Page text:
How standard repair times benefit fleets and service providers.
Industry Trends & Drivers
The trucking industry is seeing a parts shortage. Although it started with the truck makers having trouble sourcing computer chips and other parts and components for their assembly lines, it is now rolling into the aftermarket, and fleets are experiencing wait times for replacement parts needed to complete maintenance service or repairs.
Everything from rates, miles driven, stops per route, dwell time per stop, pickup and delivery times, average speed, temperature, fuel and maintenance costs, and empty miles can be tracked.
Fleet car and truck maintenance costs have been trending upward during the first half of the 2021-calendar year as total fleet miles driven have increased in response to a recovering economy compared to 2020-CY.
With the total cost of electric-vehicle ownership for some commercial applications already beating out internal-combustion engines, ACT Research predicts that electrification of the Class 4-8 commercial vehicle market in the U.S. and Canada will top 40% by 2040 – with a third of the market migrating to battery-electric solutions in the next 10 years.
Having an effective maintenance program means having a systematic and preventive approach to maintenance. And it saves you money in the long run.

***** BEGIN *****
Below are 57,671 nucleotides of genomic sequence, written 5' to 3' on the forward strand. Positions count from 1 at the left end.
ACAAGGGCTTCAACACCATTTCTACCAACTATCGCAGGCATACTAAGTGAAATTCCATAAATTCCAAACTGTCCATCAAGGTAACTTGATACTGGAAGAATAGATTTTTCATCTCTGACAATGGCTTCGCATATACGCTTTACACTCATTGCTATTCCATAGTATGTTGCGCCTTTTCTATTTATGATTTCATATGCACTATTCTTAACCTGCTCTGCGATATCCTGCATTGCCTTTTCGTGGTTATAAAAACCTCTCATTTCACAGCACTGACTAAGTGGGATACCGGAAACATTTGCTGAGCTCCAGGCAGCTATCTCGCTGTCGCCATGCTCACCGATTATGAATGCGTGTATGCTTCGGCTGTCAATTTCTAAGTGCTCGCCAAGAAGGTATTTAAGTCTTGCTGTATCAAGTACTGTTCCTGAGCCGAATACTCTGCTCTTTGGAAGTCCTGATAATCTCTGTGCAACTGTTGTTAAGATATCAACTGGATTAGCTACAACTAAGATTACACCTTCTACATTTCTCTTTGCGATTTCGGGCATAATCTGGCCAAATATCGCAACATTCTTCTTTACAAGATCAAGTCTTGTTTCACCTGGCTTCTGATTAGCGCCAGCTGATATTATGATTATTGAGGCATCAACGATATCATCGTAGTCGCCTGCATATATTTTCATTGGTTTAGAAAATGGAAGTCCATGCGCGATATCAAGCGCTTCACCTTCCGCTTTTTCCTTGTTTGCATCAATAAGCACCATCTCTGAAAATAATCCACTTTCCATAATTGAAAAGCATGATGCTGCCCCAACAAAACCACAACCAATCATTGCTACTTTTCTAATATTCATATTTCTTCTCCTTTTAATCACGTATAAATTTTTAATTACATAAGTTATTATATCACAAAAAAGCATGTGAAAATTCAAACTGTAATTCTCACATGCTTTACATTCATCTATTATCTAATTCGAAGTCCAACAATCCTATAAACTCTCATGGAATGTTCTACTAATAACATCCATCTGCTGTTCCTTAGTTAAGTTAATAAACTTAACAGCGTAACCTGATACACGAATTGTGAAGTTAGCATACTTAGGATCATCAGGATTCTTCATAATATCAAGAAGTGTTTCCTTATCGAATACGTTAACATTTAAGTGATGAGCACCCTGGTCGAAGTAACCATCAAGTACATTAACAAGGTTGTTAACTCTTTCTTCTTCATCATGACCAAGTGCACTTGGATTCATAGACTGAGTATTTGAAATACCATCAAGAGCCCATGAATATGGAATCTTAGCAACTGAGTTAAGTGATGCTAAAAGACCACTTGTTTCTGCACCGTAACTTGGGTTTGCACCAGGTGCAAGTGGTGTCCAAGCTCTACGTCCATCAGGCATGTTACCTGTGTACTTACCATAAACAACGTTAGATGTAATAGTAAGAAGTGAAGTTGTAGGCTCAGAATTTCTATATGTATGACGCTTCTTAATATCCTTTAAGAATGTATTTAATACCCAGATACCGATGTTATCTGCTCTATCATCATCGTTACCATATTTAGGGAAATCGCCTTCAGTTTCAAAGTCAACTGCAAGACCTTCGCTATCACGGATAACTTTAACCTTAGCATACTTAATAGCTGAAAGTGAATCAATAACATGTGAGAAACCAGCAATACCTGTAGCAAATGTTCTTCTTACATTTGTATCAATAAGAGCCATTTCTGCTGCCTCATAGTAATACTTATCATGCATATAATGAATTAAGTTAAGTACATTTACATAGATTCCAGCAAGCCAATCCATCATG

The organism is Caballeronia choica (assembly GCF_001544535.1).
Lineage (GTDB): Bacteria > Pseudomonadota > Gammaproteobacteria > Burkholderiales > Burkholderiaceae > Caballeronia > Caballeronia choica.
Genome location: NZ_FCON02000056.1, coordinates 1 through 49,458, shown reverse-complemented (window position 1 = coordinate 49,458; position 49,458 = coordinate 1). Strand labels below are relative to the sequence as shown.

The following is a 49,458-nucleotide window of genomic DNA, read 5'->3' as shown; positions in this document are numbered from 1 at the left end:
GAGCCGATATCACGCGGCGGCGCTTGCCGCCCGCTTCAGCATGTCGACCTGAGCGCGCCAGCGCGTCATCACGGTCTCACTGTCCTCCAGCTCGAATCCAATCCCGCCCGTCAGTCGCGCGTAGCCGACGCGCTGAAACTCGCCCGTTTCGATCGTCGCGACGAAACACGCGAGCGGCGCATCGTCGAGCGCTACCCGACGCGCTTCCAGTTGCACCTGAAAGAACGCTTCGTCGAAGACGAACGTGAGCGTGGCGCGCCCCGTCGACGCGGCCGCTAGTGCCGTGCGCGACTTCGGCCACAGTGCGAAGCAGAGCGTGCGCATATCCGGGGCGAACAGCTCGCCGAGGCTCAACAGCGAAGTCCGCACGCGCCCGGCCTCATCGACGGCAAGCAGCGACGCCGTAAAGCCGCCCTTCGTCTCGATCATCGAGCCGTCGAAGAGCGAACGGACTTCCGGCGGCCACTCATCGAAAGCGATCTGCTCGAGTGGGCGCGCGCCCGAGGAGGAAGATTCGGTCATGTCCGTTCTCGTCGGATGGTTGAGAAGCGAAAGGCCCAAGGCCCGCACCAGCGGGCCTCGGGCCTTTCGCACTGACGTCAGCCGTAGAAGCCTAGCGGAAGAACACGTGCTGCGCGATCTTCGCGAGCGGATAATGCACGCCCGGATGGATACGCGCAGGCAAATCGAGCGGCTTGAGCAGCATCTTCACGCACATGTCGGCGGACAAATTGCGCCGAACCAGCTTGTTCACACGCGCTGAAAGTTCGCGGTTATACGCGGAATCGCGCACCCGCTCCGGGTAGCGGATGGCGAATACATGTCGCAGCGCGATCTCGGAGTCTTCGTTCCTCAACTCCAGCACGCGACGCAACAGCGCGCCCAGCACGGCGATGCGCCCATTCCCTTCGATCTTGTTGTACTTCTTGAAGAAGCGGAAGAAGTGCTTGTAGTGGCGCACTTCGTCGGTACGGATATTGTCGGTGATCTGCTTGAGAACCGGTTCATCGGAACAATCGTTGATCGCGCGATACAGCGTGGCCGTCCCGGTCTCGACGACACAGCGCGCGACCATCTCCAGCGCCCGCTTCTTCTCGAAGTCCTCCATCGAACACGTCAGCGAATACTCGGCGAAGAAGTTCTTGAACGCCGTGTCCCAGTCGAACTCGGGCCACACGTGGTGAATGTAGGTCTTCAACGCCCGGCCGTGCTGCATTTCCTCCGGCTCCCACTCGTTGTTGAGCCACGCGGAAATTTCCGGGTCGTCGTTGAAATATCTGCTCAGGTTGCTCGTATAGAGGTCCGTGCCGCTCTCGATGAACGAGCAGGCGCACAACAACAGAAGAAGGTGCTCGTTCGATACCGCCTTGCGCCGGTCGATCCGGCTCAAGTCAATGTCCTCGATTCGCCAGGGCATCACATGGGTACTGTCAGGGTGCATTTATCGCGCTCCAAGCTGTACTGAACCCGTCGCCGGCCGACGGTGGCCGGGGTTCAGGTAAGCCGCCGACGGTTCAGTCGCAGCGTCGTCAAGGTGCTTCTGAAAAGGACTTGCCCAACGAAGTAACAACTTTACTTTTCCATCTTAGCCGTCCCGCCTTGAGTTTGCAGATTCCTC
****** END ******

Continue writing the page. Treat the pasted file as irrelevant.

Considerations for spec’ing, servicing, and maintaining today’s more complicated vehicles.
Data comes from just about every aspect of truck fleet management, from vehicle acquisition and resale to usage, maintenance, driver management, fuel, and so much more.
It’s spring, and talk of electric vehicle infrastructure is sprouting all over. Congress, for example, is considering plans to deploy national infrastructure for electric vehicle charging (included in President Joe Biden’s American Jobs Plan) as it tries to decide what qualifies as infrastructure and how much money to make available.
Part of a fleet manager’s job is to ensure the trucks they are providing drivers with are safe, sturdy, and ready to work. That means doing everything in their power to keep vehicles in the best condition possible so they don’t experience inconvenient breakdowns that delay employees from getting to the next customer. Here are some precautions to take into consideration when trying to maximize uptime.
As part of a commitment to accelerate the use of hydrogen-based fuel cells for long-haul trucks, Daimler Truck AG and Volvo Group have outlined their roadmap for a new fuel-cell joint venture called cellcentric.
Key players in commercial trucking have been working to break down the almost overwhelming amount of data coming off today’s vehicles. Their overall goal is to increase equipment uptime through predictive maintenance practices.